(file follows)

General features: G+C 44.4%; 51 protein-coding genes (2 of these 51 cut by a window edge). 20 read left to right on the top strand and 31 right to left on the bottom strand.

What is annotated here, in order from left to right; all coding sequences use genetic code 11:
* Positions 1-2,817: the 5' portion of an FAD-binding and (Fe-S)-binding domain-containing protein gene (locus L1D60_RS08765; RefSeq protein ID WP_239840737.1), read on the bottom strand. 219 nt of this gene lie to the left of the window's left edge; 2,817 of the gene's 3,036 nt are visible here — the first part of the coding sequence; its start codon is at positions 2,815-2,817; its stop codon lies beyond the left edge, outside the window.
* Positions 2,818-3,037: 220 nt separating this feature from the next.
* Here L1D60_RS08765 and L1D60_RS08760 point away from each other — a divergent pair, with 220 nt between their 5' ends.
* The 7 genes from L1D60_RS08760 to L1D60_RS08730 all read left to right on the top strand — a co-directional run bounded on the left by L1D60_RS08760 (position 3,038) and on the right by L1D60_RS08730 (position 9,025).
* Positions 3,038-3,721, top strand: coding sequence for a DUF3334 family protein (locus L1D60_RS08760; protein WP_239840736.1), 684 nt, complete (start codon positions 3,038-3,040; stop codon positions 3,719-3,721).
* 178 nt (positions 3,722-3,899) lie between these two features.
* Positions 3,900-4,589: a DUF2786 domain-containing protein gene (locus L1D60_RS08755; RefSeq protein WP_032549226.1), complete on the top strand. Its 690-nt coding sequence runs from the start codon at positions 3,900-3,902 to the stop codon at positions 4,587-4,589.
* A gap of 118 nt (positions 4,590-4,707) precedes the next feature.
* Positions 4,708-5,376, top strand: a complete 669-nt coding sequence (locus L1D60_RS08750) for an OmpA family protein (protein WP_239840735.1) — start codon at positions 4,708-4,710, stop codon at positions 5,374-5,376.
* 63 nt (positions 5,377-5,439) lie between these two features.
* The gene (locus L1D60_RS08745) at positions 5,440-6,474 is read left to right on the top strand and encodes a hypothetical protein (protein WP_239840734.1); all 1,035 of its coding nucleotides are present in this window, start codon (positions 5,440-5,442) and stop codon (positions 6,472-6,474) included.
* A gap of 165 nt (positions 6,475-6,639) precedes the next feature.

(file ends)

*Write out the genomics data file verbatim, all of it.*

General features: G+C 44.4%; 51 protein-coding genes (2 of these 51 cut by a window edge). 20 read left to right on the top strand and 31 right to left on the bottom strand.

What is annotated here, in order from left to right; all coding sequences use genetic code 11:
* Positions 1-2,817: the 5' portion of an FAD-binding and (Fe-S)-binding domain-containing protein gene (locus L1D60_RS08765; RefSeq protein ID WP_239840737.1), read on the bottom strand. 219 nt of this gene lie to the left of the window's left edge; 2,817 of the gene's 3,036 nt are visible here — the first part of the coding sequence; its start codon is at positions 2,815-2,817; its stop codon lies beyond the left edge, outside the window.
* Positions 2,818-3,037: 220 nt separating this feature from the next.
* Here L1D60_RS08765 and L1D60_RS08760 point away from each other — a divergent pair, with 220 nt between their 5' ends.
* The 7 genes from L1D60_RS08760 to L1D60_RS08730 all read left to right on the top strand — a co-directional run bounded on the left by L1D60_RS08760 (position 3,038) and on the right by L1D60_RS08730 (position 9,025).
* Positions 3,038-3,721, top strand: coding sequence for a DUF3334 family protein (locus L1D60_RS08760; protein WP_239840736.1), 684 nt, complete (start codon positions 3,038-3,040; stop codon positions 3,719-3,721).
* 178 nt (positions 3,722-3,899) lie between these two features.
* Positions 3,900-4,589: a DUF2786 domain-containing protein gene (locus L1D60_RS08755; RefSeq protein WP_032549226.1), complete on the top strand. Its 690-nt coding sequence runs from the start codon at positions 3,900-3,902 to the stop codon at positions 4,587-4,589.
* A gap of 118 nt (positions 4,590-4,707) precedes the next feature.
* Positions 4,708-5,376, top strand: a complete 669-nt coding sequence (locus L1D60_RS08750) for an OmpA family protein (protein WP_239840735.1) — start codon at positions 4,708-4,710, stop codon at positions 5,374-5,376.
* 63 nt (positions 5,377-5,439) lie between these two features.
* The gene (locus L1D60_RS08745) at positions 5,440-6,474 is read left to right on the top strand and encodes a hypothetical protein (protein WP_239840734.1); all 1,035 of its coding nucleotides are present in this window, start codon (positions 5,440-5,442) and stop codon (positions 6,472-6,474) included.
* A gap of 165 nt (positions 6,475-6,639) precedes the next feature.